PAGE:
It’s true that this story deviates slightly from the original theme, but I still felt it was important to include. And although Enigma and Serana Rose don’t live in Denmark, technically they’d come here to work, and they had a good reason for it.

Backstage there wasn’t much to use in terms of props or backdrops, but it just so happened that this pair had everything I needed. Plus they were used to being photographed, so it was almost too easy. I simply nudged them in to the right spot to get everything looking just right, and they did the rest.

The lighting wasn’t anything special either. Standing against a non-reflective black surface and covered in ink and make-up, a simple light source was enough here, and it was a speedlight sitting in a hotshoe softbox. I held it in my left hand high above my head and to the left, and started shooting. As always, I moved the light around as I snapped, because most of the time the perfect light is just a few inches out. So by shooting non-stop and moving the flash I was able to “shoot and prey.” One of them would work, I thought, and I was right.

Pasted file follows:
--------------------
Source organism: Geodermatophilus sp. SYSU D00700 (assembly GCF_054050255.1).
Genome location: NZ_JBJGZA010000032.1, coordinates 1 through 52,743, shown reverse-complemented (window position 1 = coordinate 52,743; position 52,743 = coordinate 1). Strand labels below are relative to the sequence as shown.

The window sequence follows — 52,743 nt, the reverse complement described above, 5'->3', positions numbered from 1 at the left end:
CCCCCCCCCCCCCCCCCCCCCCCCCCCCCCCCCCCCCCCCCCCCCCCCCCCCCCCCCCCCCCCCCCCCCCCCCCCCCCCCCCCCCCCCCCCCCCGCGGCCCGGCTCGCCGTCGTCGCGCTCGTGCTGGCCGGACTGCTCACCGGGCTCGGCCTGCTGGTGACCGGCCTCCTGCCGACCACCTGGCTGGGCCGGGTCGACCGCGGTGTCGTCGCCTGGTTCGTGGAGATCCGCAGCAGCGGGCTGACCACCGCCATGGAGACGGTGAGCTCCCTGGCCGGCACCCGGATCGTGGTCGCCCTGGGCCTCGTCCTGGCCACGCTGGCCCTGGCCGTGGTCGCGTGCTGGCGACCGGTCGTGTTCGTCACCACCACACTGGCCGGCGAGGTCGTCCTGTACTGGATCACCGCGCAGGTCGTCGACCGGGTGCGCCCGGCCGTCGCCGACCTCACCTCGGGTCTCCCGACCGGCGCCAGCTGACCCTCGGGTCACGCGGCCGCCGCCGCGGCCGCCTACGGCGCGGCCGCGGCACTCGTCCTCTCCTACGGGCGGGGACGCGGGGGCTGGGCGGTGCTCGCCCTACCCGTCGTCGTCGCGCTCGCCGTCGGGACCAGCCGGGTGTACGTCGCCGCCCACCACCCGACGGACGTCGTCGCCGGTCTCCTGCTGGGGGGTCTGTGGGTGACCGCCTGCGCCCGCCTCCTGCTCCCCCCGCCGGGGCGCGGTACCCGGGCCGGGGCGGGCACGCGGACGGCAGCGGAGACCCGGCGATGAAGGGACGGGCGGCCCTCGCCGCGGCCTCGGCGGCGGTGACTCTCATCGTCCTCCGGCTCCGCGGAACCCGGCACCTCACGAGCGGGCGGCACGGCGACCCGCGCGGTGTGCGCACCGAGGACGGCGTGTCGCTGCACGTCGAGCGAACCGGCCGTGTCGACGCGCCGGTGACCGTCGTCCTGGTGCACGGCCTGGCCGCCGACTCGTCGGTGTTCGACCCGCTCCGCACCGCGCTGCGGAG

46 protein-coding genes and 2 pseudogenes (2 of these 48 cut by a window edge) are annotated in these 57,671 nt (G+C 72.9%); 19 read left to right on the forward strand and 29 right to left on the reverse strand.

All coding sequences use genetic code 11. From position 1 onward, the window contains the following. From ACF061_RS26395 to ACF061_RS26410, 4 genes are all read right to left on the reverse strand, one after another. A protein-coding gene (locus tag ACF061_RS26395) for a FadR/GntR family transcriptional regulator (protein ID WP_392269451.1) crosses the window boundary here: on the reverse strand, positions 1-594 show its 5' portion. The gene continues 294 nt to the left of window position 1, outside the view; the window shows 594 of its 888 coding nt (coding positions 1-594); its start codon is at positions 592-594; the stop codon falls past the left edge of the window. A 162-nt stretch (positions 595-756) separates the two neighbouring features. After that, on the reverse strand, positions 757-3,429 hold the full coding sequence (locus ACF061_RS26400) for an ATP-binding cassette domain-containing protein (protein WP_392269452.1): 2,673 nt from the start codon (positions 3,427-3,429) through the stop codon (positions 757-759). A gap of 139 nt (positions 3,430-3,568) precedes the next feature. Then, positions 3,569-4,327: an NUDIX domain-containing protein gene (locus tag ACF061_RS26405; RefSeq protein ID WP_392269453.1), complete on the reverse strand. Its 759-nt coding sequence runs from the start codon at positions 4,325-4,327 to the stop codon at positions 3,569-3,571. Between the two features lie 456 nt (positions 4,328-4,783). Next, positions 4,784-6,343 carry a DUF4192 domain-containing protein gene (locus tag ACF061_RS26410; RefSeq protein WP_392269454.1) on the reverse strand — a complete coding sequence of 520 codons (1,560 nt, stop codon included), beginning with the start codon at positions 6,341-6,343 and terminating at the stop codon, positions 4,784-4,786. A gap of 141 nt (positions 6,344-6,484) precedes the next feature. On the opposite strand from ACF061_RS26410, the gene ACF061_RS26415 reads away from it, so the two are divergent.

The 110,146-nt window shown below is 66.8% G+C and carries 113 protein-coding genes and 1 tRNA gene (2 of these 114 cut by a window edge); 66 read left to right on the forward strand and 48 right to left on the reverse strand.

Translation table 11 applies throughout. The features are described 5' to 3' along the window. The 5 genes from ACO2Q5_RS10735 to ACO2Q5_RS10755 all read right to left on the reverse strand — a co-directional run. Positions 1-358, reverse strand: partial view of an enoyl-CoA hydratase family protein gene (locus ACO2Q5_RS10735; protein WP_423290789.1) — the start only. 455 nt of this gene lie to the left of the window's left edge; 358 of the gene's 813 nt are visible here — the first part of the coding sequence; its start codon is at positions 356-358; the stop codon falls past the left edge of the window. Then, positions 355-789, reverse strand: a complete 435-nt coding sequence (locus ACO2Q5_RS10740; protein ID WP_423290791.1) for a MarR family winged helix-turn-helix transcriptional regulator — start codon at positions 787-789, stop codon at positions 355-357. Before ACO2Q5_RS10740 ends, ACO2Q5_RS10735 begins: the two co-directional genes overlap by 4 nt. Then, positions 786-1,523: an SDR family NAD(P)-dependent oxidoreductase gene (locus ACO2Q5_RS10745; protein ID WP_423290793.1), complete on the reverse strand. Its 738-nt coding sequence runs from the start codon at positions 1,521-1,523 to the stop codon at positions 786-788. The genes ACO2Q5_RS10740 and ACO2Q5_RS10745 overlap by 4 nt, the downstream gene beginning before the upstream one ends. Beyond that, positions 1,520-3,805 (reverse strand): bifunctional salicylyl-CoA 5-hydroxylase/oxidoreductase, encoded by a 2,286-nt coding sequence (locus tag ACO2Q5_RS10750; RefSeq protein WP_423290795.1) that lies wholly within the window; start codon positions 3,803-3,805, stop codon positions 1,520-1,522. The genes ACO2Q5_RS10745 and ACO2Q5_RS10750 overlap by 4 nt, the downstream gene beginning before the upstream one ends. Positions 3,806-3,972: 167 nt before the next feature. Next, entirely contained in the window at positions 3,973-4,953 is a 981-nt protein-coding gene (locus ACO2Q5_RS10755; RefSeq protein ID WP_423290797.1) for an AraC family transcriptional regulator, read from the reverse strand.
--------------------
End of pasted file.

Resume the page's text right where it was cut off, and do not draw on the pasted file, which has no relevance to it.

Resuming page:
Danish Imports: The Neuropsychologist

Grasia Maria Banegas initially moved to Denmark from Honduras in Central America as a volunteer for MS (Action Aid Denmark), to join an educational program called Global Change, where she trained to become a campaigner and youth facilitator.  Coming from one of the poorest and most dangerous countries in the world, Grasia fell in love with Denmark’s social security and equality.

After finishing her BSC degree in Psychology in Honduras she moved to Rhode Island in the USA and took a Masters in Neuropsychology at Brown University – one of America’s top Ivy League Universities.

She was then recruited by Danish pharmaceutical company Lundbeck, who specialise in brain disease research. Here she works developing research about neurotransmitters and gaining data that hopefully one day will help control senile disorders. According to Grasia, Lundbeck recruited her because there are very few Danes trained in this area. For this reason, Grasia feels that she is contributing greatly to Danish society.

The 23-year-old, who lives on Østerbro with her Danish parter, speaks fluent Spanish and English, though admits that her Danish is ‘terrible.’ This is something she plans to rectify in September, when she starts her Masters in Cognition and Communication at Copenhagen University.